VSSN aims to promote an understanding of the UK voluntary sector through research. The event is aimed at researchers, academics, doctoral students and practitioners in voluntary organisations or foundations interested in the UK voluntary sector. We also welcome policymakers and practitioners engaged in relevant fields. We are always pleased to meet and receive contributions from colleagues in similar settings in other countries. The working language is English.
Booking for the event will open once the programme is finalised.
We look forward to welcoming you at York Saint John University on May 9th 2018.
Linda Milbourne and Mike Aiken reflect on ethical values for research and action, drawing on discussion from the Voluntary Sector and Volunteering Research Conference in September 2017
Much is changing in the voluntary sector (VS) research field with many new connections and developments but we argue that there is a need to confront the political challenges and orthodoxy both within the research community and in the wider world.
Firstly we outline the current context and some transitions in research, and then point to ways that researchers could rethink and reframe debates.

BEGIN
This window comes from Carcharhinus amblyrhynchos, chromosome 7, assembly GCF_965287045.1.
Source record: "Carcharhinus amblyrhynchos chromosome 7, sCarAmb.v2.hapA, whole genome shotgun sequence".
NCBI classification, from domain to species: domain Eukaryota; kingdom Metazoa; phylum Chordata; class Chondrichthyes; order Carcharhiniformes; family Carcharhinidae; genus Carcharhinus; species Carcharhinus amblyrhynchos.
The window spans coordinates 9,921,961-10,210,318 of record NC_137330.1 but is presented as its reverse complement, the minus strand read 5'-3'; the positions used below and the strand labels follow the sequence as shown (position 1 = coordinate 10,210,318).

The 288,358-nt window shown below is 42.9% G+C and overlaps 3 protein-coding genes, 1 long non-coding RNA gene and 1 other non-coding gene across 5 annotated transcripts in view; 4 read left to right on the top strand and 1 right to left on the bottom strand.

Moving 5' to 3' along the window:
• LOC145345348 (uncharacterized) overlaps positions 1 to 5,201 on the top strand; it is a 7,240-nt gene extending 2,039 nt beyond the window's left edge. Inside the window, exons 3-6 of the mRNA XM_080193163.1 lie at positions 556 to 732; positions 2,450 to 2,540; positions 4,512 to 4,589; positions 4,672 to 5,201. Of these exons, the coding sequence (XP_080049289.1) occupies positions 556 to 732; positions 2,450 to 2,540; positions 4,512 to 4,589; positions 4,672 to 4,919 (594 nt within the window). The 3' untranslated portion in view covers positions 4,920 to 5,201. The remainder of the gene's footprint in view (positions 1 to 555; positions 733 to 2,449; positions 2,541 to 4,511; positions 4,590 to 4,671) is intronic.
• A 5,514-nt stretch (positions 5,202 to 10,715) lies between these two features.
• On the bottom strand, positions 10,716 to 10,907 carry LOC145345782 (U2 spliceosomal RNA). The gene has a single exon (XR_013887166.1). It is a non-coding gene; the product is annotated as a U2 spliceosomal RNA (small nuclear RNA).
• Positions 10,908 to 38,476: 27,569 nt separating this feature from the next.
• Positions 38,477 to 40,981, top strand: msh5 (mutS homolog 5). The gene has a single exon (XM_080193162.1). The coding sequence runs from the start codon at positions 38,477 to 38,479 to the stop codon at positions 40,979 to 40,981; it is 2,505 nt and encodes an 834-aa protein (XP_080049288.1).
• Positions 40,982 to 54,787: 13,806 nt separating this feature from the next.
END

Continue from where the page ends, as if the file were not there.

Current context for voluntary sector research
Austerity has been profoundly damaging to the fabric of local communities, with no shortage of evidence on the dramatic increases in homelessness and the use of food banks over the last few years, along with a recently published JRF report on UK poverty. Yet the current Conservative government appears to deny the extent of widespread poverty, hardship and social inequalities. This increasingly raises questions about the position of many civil society organisations which, for some thirty or so years, have sought to locate themselves within the political mainstream of a now impoverished and rapidly privatising welfare provision. In parallel, such positioning has largely suppressed or silenced their campaigning roles, effectively separating most welfare charities from advocacy and campaign groups.